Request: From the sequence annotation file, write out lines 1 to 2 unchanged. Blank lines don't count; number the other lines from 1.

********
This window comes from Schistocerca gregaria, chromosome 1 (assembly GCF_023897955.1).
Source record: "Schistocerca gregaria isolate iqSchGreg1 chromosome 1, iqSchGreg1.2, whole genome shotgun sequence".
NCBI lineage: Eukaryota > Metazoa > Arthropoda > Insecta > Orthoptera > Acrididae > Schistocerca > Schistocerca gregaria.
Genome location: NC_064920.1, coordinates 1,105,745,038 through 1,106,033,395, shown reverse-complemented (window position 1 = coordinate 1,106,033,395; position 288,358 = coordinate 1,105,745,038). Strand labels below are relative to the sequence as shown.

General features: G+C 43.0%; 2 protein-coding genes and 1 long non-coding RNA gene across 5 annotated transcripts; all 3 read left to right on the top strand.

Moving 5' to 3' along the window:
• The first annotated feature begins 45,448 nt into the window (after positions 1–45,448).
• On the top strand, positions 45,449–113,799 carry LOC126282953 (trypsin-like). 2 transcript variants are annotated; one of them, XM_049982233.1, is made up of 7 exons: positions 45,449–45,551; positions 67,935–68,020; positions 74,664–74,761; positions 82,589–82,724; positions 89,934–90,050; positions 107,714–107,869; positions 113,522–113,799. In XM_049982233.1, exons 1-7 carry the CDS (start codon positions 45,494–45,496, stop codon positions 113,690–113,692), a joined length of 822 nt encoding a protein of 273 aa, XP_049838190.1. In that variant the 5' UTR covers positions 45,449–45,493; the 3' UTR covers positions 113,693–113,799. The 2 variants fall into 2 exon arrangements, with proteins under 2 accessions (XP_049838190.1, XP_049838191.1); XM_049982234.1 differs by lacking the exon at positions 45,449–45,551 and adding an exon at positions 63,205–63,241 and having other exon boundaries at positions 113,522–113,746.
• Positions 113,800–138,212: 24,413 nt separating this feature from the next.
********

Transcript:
This window comes from Schistocerca gregaria, chromosome 1 (assembly GCF_023897955.1).
Source record: "Schistocerca gregaria isolate iqSchGreg1 chromosome 1, iqSchGreg1.2, whole genome shotgun sequence".